Research highlight

Ecology: Soil bacteria emit smells to attract animals

Nature Microbiology

April 7, 2020

Distinct odours emitted from a group of soil bacteria attract animals to help spread the bacteria around their environment, according to a study published this week in Nature Microbiology.

Bacteria make many volatile compounds that can be sensed by larger organisms, including humans.Streptomyces, a group of bacteria commonly present in soil, produce geosmin, an organic compound that has the distinct ‘earthy’ flavour and smell characteristic of soil after it rains. However, the reason why bacteria produce geosmin is unknown.

Klas Flardh and colleagues used a combination of field and laboratory experiments to examine whether the smell of Streptomyces might attract animals that live in the soil, particularly arthropods. Using a network of field traps with Streptomyces as bait, the authors found that springtails — small, wingless arthropods that are closely related to insects — were attracted to the bacteria. In laboratory experiments, the authors observed that springtails can directly sense geosmin with their antennae. They also noted that as the animals fed on the bacteria, bacterial spores adhered to the animals’ bodies. The springtails subsequently dispersed the spores around their environment both by their body surface and by defecation of ingested spores.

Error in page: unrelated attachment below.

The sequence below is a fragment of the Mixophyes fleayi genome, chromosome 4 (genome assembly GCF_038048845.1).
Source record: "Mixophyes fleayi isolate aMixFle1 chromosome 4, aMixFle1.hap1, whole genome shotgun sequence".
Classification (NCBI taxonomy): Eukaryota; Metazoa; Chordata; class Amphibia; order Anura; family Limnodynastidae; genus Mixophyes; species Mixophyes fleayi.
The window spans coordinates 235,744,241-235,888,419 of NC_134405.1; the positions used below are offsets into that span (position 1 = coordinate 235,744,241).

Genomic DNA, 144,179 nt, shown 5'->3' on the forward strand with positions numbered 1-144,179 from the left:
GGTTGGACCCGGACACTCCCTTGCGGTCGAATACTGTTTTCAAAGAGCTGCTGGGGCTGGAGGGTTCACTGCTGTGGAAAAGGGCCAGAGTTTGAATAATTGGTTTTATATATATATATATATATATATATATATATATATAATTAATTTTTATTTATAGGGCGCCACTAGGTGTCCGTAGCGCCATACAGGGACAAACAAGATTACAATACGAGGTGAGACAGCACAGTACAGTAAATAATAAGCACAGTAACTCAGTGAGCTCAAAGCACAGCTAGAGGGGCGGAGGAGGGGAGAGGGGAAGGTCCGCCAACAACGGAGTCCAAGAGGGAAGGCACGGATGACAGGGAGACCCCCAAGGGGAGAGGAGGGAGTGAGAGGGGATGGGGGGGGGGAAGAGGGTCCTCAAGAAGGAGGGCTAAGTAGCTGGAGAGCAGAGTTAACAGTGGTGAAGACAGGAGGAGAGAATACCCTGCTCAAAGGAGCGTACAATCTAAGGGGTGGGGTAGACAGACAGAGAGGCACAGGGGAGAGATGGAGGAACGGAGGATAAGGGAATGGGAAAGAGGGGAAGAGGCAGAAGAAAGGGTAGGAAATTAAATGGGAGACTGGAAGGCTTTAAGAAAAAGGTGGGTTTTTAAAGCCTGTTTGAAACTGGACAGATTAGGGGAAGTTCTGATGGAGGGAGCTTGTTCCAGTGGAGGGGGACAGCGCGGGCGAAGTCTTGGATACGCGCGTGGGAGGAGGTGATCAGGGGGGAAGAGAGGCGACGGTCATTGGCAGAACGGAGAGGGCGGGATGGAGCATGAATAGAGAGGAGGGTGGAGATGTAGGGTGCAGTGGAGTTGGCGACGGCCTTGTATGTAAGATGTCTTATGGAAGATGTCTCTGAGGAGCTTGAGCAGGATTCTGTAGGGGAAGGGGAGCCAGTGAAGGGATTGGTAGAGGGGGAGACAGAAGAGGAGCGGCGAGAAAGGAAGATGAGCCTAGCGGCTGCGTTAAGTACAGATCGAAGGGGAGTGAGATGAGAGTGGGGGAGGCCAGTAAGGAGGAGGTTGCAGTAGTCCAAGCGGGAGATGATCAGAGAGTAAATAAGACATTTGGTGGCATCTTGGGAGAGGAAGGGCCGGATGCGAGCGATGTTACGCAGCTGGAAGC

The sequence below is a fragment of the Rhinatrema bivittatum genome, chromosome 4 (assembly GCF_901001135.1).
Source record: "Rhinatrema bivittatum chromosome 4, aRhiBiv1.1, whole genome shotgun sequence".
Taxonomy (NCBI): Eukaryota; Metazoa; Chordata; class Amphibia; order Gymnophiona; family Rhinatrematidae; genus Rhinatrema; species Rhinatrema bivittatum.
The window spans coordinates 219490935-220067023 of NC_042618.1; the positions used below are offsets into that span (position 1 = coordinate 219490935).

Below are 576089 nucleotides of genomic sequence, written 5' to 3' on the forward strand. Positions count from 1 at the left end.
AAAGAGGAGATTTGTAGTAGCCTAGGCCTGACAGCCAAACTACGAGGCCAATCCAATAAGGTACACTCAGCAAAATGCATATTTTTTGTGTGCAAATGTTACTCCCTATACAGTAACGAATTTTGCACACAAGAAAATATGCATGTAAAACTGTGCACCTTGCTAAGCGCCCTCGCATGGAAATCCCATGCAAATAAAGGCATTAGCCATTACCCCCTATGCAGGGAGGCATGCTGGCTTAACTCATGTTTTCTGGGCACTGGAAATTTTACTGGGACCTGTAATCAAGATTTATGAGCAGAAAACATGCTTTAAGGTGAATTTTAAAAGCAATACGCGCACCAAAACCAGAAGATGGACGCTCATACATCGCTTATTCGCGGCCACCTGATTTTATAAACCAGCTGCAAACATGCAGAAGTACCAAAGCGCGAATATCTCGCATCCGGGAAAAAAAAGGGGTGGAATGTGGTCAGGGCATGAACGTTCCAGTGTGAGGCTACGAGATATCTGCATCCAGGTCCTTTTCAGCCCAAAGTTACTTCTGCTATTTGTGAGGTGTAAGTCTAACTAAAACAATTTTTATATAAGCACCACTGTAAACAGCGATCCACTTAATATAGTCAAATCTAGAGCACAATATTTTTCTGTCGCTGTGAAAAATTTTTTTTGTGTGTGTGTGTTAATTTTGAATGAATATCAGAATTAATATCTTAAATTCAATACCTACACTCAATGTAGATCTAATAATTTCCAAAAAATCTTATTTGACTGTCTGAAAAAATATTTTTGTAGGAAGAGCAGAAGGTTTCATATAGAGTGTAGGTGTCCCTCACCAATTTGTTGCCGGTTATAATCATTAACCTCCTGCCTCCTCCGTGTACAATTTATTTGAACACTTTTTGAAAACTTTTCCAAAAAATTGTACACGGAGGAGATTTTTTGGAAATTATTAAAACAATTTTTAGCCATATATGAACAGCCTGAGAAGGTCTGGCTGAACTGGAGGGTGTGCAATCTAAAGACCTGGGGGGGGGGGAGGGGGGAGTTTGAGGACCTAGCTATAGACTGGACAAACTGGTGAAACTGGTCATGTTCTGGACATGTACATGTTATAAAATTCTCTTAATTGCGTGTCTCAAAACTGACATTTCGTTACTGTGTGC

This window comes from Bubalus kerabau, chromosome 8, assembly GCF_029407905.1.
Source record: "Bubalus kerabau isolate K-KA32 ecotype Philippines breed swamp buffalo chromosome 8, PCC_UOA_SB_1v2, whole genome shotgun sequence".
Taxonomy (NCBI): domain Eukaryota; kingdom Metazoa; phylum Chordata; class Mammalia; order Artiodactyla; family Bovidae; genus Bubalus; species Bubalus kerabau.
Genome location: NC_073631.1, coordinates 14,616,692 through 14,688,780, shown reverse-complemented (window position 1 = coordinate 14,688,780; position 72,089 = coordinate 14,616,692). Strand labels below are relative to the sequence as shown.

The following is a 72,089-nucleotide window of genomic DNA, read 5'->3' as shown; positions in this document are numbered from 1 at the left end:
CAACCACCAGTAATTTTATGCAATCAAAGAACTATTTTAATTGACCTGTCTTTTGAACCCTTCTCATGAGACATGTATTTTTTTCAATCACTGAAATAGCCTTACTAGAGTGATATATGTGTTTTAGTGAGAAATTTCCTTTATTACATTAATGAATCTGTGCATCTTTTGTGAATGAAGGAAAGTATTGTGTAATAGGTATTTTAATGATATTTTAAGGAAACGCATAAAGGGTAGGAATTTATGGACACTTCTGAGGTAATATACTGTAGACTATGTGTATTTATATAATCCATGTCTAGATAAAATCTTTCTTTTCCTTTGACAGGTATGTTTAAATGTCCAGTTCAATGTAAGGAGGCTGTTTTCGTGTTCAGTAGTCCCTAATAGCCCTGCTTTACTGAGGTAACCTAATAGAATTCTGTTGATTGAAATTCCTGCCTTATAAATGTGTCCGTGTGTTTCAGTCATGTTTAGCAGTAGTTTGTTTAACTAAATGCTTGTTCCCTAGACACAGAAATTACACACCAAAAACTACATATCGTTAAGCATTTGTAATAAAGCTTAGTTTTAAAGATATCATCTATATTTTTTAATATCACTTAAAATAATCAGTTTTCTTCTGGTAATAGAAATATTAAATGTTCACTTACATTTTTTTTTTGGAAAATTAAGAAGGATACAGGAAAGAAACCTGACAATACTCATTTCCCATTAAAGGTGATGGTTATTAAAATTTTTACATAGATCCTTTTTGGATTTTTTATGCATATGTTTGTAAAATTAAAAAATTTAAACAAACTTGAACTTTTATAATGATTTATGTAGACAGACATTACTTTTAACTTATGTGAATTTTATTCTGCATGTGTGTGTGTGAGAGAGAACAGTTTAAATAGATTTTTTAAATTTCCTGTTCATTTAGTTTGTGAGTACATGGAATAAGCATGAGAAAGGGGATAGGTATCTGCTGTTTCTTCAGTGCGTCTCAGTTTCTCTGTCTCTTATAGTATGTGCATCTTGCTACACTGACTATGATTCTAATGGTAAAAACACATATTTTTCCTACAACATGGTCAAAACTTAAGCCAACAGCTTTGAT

The authors suggest that these observations demonstrate an ecological role for such bacterial-derived smells in attracting animals that then disperse the bacteria to the wider environment.

doi: 10.1038/s41564-020-0697-x

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